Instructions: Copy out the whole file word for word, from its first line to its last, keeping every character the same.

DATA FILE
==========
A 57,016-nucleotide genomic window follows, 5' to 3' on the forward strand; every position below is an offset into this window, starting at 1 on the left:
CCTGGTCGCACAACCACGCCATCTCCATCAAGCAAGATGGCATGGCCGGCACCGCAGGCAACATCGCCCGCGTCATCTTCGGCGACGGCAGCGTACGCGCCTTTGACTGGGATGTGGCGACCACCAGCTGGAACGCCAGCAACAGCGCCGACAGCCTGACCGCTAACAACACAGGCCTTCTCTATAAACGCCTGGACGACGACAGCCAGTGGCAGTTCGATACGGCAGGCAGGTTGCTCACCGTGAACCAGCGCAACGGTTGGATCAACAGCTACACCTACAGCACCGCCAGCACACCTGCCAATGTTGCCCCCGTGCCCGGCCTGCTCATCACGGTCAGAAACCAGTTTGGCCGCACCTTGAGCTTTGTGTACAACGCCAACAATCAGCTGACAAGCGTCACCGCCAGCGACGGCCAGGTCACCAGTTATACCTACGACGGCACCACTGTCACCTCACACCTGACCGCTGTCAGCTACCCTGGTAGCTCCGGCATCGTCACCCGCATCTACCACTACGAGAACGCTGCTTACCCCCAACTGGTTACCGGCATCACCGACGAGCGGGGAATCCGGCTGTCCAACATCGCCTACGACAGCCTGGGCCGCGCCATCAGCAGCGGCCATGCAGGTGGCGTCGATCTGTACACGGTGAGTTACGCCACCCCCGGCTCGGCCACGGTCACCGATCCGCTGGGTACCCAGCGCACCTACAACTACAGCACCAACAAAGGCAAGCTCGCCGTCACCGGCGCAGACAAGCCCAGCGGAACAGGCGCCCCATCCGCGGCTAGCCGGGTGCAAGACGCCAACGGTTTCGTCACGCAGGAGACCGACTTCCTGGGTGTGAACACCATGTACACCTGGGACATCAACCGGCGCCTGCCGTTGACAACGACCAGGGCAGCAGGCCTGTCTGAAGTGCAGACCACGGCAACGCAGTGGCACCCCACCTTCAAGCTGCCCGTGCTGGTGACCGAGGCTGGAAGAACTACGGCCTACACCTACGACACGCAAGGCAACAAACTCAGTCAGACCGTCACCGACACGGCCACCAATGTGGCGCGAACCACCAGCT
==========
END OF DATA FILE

A 57,016-nucleotide genomic window follows, 5' to 3' on the forward strand; every position below is an offset into this window, starting at 1 on the left:
CCTGGTCGCACAACCACGCCATCTCCATCAAGCAAGATGGCATGGCCGGCACCGCAGGCAACATCGCCCGCGTCATCTTCGGCGACGGCAGCGTACGCGCCTTTGACTGGGATGTGGCGACCACCAGCTGGAACGCCAGCAACAGCGCCGACAGCCTGACCGCTAACAACACAGGCCTTCTCTATAAACGCCTGGACGACGACAGCCAGTGGCAGTTCGATACGGCAGGCAGGTTGCTCACCGTGAACCAGCGCAACGGTTGGATCAACAGCTACACCTACAGCACCGCCAGCACACCTGCCAATGTTGCCCCCGTGCCCGGCCTGCTCATCACGGTCAGAAACCAGTTTGGCCGCACCTTGAGCTTTGTGTACAACGCCAACAATCAGCTGACAAGCGTCACCGCCAGCGACGGCCAGGTCACCAGTTATACCTACGACGGCACCACTGTCACCTCACACCTGACCGCTGTCAGCTACCCTGGTAGCTCCGGCATCGTCACCCGCATCTACCACTACGAGAACGCTGCTTACCCCCAACTGGTTACCGGCATCACCGACGAGCGGGGAATCCGGCTGTCCAACATCGCCTACGACAGCCTGGGCCGCGCCATCAGCAGCGGCCATGCAGGTGGCGTCGATCTGTACACGGTGAGTTACGCCACCCCCGGCTCGGCCACGGTCACCGATCCGCTGGGTACCCAGCGCACCTACAACTACAGCACCAACAAAGGCAAGCTCGCCGTCACCGGCGCAGACAAGCCCAGCGGAACAGGCGCCCCATCCGCGGCTAGCCGGGTGCAAGACGCCAACGGTTTCGTCACGCAGGAGACCGACTTCCTGGGTGTGAACACCATGTACACCTGGGACATCAACCGGCGCCTGCCGTTGACAACGACCAGGGCAGCAGGCCTGTCTGAAGTGCAGACCACGGCAACGCAGTGGCACCCCACCTTCAAGCTGCCCGTGCTGGTGACCGAGGCTGGAAGAACTACGGCCTACACCTACGACACGCAAGGCAACAAACTCAGTCAGACCGTCACCGACACGGCCACCAATGTGGCGCGAACCACCAGCT